The Cape Town launch of ‘Gangster State, Unravelling Ace Magashule’s web of capture’ took place in Green Point. Picture: Courtney Africa/African News Agency (ANA)
On Tuesday night, Pieter-Louis Myburgh was launching his latest best-seller at Sandton’s Exclusive Books in Johannesburg - except he didn’t. Instead, a rabble stormed in, making a noisy nuisance of themselves before symbolically destroying a copy of his book.

It was straight out of the EFF playbook. The January before, on the floor above, Kiddy Amin’s Teletubbies in their red onesies attacked mannequins because of retailer H&M’s alleged exploitation of workers and racist advertising.

This though wasn’t the EFF, this was the ANC Youth League, apparently bused in for the bash.

Shortly afterwards, the ANCYL in the Free State announced it was hosting a book burning on Monday night, exhorting its supporters to bring as many copies of the book as they could. It wasn’t immediately clear if the books had to be bought before being burnt - or just alternatively sourced.

The threat, with its 86-year-old echoes to Nazi book burnings, immediately sparked widespread condemnation and just as quickly the Youth Leaguers’ matches were doused by the ANC and the invitation rescinded, but not before Exclusive Books was so spooked that it canned its planned Cape Town launch for Thursday.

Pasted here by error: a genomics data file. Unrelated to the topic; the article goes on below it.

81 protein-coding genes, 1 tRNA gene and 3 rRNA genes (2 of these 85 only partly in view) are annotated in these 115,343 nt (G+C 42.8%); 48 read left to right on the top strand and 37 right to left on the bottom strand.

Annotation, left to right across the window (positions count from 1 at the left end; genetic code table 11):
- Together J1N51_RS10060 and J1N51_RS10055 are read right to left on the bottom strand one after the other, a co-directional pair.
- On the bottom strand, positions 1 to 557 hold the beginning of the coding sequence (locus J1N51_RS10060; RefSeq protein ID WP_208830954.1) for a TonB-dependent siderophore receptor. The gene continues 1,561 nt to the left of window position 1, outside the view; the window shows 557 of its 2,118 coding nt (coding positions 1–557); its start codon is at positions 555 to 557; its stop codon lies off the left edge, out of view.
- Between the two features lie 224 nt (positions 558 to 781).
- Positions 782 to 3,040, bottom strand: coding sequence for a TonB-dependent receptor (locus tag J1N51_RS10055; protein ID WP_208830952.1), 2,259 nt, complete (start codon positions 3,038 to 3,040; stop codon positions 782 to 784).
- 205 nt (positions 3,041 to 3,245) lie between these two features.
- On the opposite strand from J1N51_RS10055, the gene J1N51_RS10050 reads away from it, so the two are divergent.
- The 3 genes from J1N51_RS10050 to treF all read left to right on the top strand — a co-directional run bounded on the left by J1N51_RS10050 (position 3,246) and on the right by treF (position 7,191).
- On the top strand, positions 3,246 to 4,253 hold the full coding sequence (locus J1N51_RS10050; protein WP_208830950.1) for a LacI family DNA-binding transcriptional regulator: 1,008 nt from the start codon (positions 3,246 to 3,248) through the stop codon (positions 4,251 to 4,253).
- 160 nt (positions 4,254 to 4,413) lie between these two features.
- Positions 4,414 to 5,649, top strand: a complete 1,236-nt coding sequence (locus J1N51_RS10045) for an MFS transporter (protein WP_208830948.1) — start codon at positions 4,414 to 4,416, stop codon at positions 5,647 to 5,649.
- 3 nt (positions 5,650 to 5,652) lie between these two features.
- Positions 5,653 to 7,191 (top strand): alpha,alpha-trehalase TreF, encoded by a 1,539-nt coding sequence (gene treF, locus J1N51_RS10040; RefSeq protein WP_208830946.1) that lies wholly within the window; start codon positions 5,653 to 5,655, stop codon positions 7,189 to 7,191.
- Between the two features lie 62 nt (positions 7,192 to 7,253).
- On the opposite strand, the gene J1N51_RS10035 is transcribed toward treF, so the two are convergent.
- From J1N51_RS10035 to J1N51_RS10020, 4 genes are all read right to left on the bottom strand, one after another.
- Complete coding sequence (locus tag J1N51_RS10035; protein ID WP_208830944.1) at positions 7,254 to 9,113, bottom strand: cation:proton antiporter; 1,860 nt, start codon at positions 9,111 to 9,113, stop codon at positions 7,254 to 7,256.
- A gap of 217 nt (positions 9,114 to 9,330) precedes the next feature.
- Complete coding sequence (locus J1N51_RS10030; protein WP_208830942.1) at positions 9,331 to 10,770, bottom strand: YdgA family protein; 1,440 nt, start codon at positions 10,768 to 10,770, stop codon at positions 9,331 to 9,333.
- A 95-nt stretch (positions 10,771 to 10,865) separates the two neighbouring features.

The ANC has a major headache on its hands with its secretary-general (S-G) Ace Magashule - and not just because of Myburgh’s book Gangster State, Unravelling Magashule’s Web of Capture - but the great news is that he no longer appears as powerful as he did the Sunday before when he was conflating church and state, issuing official party statements condemning the book, its author, and anyone else in his defence.

Very quickly, Magashule was told to fight his own battles, which ended up obviously with a rent-a-mob for the launch - which he then delightfully had to denounce officially in his role as ANC S-G.

None of the protesters had even read the book. They were protesting because they’d been told to. Some of the posters they were brandishing had been professionally made, down to the fake news rendition of the book’s cover mimicking the fonts to change the message to an ad hominem attack on the author.

That’s more Stratcom than anything we keep getting told is “stratcom” - ironically.

Social media might have democratised access to information, but it’s also dimmed any intellectual endeavour, the first part of which is to do the reading before opining.

The Youth Leaguers aren’t alone, a couple of years back the Saturday Star was besieged by the anti-fur lobby - the polar antithesis of the ANCYL in class, creed and colour.

Not one person had bought a copy of the paper. Someone had seen an advertisement, told the others and hundreds wrote to the editor. They didn’t even write their own complaints, they cut and pasted from a spray and pray hate mail template.

Disagree with Myburgh’s book by all means, but do him the decency of buying a copy first and the respect of actually reading it. Then you can burn it at your leisure - and film it. But if you do, do it because it actually offended you, not because someone told you it offended you.

* Ritchie is a media consultant. He is a journalist and former newspaper editor.

** The views expressed here are not necessarily those of Independent Media.

Saturday Star